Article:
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I have a tileset(a image full of other small images). And I wanna get one of those little images called tile so I can do something with it. I know the size of each tile(they're all the same size). I have two equations:

x = (i % tiles_hor) * tile_h
y = (i % tiles_ver) * tile_w

x = (i % tiles_hor) * tile_w
y =  (i / tiles_hor) * tile_w

where i means the index of the tile i wanna get;
tiles_hor is the number of tiles horizontally;
tiles_ver is the number of tiles vertically;
tile_w and tile_h is the width and height of each tile inside the tileset, respectively;

The tiles receive their index sequentially, like this:

01 02 03 04 05 
06 07 08 09 10
11 12 13 14 15
16 17 18 19 20
21 22 23 24 25

So each pair of digit it's the index of a tile inside the tileset. Let's say I wanna get the tile 04(assuming the tiles have a 32x32 size each): with the first equation:

x = (4 % 5) * 32 = 128. So it's x position inside the image is 128
y = (4 % 5) * 32 = 0. So it's y inside the image is 0;

with the second equation:
x = (4 % 5) * 32 = 128. So it's x position inside the image is 128
y = (4 / 5) * 32 = 0. Here's is 0, cause we're first rounding the first expression for the closest minor number(i don't know if my expression is right. Please correct me if it's not).

Note that we're considering a perfect square tileset (in this case 5x5)

My question is:
The second works for most cases. The first stop working when there's no perfect squares tileset's and with a high height. So what am I doing wrong there?

Also, how can be a equation that is letting out a really important value (tiles_ver and tile_h) can be right? What am I missing there?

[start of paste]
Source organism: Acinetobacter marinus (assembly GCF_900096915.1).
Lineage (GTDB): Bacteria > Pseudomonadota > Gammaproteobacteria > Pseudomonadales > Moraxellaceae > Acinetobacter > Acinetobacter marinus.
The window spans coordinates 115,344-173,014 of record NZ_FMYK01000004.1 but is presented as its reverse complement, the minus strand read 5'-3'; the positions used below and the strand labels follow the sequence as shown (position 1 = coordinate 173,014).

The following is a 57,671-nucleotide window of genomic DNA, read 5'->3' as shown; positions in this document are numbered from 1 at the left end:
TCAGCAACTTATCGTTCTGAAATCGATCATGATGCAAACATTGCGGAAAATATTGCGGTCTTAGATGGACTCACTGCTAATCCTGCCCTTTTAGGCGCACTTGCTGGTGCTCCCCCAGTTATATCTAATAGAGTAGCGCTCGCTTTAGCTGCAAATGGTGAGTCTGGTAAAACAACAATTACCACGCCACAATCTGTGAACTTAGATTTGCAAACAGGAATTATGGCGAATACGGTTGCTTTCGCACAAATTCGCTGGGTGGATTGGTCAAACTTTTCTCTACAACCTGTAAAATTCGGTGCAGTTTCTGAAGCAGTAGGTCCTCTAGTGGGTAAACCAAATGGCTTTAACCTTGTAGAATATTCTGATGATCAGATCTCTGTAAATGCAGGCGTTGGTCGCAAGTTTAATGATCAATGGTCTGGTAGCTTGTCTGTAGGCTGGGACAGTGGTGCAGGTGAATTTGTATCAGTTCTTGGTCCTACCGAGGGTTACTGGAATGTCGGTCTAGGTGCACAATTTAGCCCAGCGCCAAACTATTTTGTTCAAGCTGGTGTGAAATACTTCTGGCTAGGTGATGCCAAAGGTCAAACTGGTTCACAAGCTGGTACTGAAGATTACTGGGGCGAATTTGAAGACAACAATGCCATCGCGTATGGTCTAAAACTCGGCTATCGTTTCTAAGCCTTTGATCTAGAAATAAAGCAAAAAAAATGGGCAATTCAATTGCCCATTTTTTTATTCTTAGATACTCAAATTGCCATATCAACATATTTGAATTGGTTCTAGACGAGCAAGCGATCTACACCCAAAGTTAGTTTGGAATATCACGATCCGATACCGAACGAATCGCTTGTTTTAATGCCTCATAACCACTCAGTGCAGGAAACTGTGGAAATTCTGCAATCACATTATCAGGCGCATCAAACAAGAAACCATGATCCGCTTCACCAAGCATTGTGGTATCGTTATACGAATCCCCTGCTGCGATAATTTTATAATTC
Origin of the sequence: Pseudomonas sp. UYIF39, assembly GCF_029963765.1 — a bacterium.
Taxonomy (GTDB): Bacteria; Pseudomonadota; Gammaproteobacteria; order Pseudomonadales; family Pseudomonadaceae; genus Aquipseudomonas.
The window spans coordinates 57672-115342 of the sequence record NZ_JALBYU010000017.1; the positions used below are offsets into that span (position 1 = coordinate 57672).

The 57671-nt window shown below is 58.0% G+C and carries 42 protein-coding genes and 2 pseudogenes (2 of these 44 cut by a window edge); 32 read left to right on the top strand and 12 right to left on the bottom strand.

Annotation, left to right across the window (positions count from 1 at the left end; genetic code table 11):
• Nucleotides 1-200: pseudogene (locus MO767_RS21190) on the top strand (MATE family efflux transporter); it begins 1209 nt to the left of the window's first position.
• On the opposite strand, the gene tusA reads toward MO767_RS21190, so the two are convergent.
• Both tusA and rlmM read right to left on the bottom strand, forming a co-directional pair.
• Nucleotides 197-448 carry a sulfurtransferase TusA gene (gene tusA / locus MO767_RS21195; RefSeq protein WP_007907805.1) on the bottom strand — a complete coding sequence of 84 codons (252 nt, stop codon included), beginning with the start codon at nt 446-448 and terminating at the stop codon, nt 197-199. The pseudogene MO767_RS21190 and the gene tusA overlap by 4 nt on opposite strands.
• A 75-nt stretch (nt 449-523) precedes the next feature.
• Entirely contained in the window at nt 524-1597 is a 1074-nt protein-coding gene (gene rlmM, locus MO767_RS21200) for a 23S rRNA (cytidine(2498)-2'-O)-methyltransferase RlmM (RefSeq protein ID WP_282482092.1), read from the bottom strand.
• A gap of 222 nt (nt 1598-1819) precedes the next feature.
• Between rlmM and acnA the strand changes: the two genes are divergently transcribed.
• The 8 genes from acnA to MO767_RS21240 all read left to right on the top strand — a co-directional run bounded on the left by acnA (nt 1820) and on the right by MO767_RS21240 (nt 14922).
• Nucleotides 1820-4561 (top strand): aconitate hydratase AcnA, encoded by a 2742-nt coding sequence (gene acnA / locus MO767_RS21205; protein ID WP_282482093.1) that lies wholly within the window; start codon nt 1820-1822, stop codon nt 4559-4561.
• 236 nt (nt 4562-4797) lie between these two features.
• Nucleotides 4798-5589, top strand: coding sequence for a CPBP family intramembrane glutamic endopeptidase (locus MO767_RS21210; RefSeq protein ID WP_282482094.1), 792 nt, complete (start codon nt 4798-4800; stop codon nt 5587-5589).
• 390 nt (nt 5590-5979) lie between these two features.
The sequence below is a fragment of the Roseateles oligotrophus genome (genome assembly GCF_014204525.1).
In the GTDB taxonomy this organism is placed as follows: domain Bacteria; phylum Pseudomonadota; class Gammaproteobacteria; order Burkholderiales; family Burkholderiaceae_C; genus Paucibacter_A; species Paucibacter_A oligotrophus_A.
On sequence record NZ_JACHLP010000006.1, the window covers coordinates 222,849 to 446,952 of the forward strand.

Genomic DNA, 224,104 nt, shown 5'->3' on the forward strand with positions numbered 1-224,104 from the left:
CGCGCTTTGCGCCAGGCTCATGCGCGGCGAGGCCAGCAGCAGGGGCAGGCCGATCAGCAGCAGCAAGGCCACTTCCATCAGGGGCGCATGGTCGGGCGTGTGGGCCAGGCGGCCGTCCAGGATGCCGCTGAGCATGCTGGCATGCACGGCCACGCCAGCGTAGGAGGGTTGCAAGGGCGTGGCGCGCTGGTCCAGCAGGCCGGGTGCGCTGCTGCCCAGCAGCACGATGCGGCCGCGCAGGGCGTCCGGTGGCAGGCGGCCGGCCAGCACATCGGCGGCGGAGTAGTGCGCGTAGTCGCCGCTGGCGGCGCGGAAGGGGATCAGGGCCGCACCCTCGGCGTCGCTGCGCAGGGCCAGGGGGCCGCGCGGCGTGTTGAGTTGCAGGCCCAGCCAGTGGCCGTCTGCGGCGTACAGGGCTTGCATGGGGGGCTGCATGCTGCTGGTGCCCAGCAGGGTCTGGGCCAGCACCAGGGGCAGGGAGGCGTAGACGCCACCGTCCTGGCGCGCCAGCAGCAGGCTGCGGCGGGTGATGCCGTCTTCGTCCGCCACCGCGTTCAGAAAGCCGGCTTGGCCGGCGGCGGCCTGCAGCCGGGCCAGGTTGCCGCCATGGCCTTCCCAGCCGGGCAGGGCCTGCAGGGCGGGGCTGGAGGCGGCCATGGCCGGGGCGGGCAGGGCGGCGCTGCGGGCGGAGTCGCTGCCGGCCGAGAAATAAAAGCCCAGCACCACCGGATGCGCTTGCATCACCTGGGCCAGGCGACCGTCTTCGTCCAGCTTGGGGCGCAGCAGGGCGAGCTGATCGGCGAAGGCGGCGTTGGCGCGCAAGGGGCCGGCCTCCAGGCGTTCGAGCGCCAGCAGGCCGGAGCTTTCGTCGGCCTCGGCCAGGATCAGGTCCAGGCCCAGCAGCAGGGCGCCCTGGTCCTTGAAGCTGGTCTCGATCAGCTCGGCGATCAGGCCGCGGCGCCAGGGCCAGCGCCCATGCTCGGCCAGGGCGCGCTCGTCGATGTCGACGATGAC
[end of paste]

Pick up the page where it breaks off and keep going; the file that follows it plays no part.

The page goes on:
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1 Answer 1

up vote 1 down vote accepted
x = ((i - 1) % tiles_hor) * tile_w
y = ((i - 1) / tiles_hor) * tile_h
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what if instead of considering the tile_h, not consider at all, as it's done in the post. What that could bring me in a short or long-term? –  Patrick Bassut Jul 28 '12 at 4:14
    
if tile_w == tile_h, then you can just use tile_w. otherwise you need to consider them both. –  perreal Jul 28 '12 at 4:16
    
Actually tile_w != tile_h. I wanted an example where not considering tile_h would mess up with the result. Can you see any? –  Patrick Bassut Jul 28 '12 at 4:18
    
sure, if tile_h is 1 and tile_w is 32, and if you want to calculate for tile 25, none of your equations will work –  perreal Jul 28 '12 at 4:23
    
actually it will. Cause y = (25 / 32) * 32 = 0 * 32 = 0 –  Patrick Bassut Jul 28 '12 at 4:30
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